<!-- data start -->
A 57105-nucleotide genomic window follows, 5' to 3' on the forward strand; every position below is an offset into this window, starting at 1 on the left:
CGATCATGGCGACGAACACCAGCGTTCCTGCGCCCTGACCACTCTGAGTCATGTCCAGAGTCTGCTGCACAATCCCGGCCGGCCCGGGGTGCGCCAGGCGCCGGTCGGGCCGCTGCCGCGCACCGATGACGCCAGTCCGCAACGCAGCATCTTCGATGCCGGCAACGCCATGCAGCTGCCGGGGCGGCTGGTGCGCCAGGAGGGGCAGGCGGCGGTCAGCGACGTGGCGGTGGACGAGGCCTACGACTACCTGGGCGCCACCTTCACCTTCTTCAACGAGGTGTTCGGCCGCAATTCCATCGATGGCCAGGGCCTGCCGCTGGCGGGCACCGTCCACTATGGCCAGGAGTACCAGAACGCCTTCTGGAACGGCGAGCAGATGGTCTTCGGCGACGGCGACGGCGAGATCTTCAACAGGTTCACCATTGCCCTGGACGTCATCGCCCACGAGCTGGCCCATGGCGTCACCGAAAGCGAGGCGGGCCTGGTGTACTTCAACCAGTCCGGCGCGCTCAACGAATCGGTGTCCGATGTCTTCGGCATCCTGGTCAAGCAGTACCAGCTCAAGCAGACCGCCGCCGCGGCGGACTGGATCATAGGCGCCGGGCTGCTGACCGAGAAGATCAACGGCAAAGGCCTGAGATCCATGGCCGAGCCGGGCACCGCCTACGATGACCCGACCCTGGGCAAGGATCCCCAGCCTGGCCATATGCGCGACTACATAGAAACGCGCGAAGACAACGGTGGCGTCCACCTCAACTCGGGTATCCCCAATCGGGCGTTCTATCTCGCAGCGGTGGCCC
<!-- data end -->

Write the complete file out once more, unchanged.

A 57105-nucleotide genomic window follows, 5' to 3' on the forward strand; every position below is an offset into this window, starting at 1 on the left:
CGATCATGGCGACGAACACCAGCGTTCCTGCGCCCTGACCACTCTGAGTCATGTCCAGAGTCTGCTGCACAATCCCGGCCGGCCCGGGGTGCGCCAGGCGCCGGTCGGGCCGCTGCCGCGCACCGATGACGCCAGTCCGCAACGCAGCATCTTCGATGCCGGCAACGCCATGCAGCTGCCGGGGCGGCTGGTGCGCCAGGAGGGGCAGGCGGCGGTCAGCGACGTGGCGGTGGACGAGGCCTACGACTACCTGGGCGCCACCTTCACCTTCTTCAACGAGGTGTTCGGCCGCAATTCCATCGATGGCCAGGGCCTGCCGCTGGCGGGCACCGTCCACTATGGCCAGGAGTACCAGAACGCCTTCTGGAACGGCGAGCAGATGGTCTTCGGCGACGGCGACGGCGAGATCTTCAACAGGTTCACCATTGCCCTGGACGTCATCGCCCACGAGCTGGCCCATGGCGTCACCGAAAGCGAGGCGGGCCTGGTGTACTTCAACCAGTCCGGCGCGCTCAACGAATCGGTGTCCGATGTCTTCGGCATCCTGGTCAAGCAGTACCAGCTCAAGCAGACCGCCGCCGCGGCGGACTGGATCATAGGCGCCGGGCTGCTGACCGAGAAGATCAACGGCAAAGGCCTGAGATCCATGGCCGAGCCGGGCACCGCCTACGATGACCCGACCCTGGGCAAGGATCCCCAGCCTGGCCATATGCGCGACTACATAGAAACGCGCGAAGACAACGGTGGCGTCCACCTCAACTCGGGTATCCCCAATCGGGCGTTCTATCTCGCAGCGGTGGCCC